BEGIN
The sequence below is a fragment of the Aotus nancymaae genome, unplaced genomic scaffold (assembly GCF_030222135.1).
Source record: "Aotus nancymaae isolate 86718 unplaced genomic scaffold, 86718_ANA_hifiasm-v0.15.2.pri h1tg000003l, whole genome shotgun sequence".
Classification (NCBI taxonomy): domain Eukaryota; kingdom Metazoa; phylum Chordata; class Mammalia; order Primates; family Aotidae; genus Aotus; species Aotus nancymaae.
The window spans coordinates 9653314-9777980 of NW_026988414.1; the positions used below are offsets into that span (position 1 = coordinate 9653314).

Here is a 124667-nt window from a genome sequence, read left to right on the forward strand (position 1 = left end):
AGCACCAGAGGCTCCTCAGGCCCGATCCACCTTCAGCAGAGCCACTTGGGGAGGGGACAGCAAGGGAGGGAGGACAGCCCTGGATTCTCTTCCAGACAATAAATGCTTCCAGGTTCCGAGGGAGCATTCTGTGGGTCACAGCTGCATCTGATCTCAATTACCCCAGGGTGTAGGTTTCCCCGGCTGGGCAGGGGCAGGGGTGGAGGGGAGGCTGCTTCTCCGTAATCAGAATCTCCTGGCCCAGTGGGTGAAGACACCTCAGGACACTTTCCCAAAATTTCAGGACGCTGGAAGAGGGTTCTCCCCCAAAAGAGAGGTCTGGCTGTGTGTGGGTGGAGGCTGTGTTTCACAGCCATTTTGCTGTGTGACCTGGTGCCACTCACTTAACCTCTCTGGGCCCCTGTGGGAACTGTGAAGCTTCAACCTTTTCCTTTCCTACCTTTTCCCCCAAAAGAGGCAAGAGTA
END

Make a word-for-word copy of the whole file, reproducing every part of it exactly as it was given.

The sequence below is a fragment of the Aotus nancymaae genome, unplaced genomic scaffold (assembly GCF_030222135.1).
Source record: "Aotus nancymaae isolate 86718 unplaced genomic scaffold, 86718_ANA_hifiasm-v0.15.2.pri h1tg000003l, whole genome shotgun sequence".
Classification (NCBI taxonomy): domain Eukaryota; kingdom Metazoa; phylum Chordata; class Mammalia; order Primates; family Aotidae; genus Aotus; species Aotus nancymaae.
The window spans coordinates 9653314-9777980 of NW_026988414.1; the positions used below are offsets into that span (position 1 = coordinate 9653314).

Here is a 124667-nt window from a genome sequence, read left to right on the forward strand (position 1 = left end):
AGCACCAGAGGCTCCTCAGGCCCGATCCACCTTCAGCAGAGCCACTTGGGGAGGGGACAGCAAGGGAGGGAGGACAGCCCTGGATTCTCTTCCAGACAATAAATGCTTCCAGGTTCCGAGGGAGCATTCTGTGGGTCACAGCTGCATCTGATCTCAATTACCCCAGGGTGTAGGTTTCCCCGGCTGGGCAGGGGCAGGGGTGGAGGGGAGGCTGCTTCTCCGTAATCAGAATCTCCTGGCCCAGTGGGTGAAGACACCTCAGGACACTTTCCCAAAATTTCAGGACGCTGGAAGAGGGTTCTCCCCCAAAAGAGAGGTCTGGCTGTGTGTGGGTGGAGGCTGTGTTTCACAGCCATTTTGCTGTGTGACCTGGTGCCACTCACTTAACCTCTCTGGGCCCCTGTGGGAACTGTGAAGCTTCAACCTTTTCCTTTCCTACCTTTTCCCCCAAAAGAGGCAAGAGTA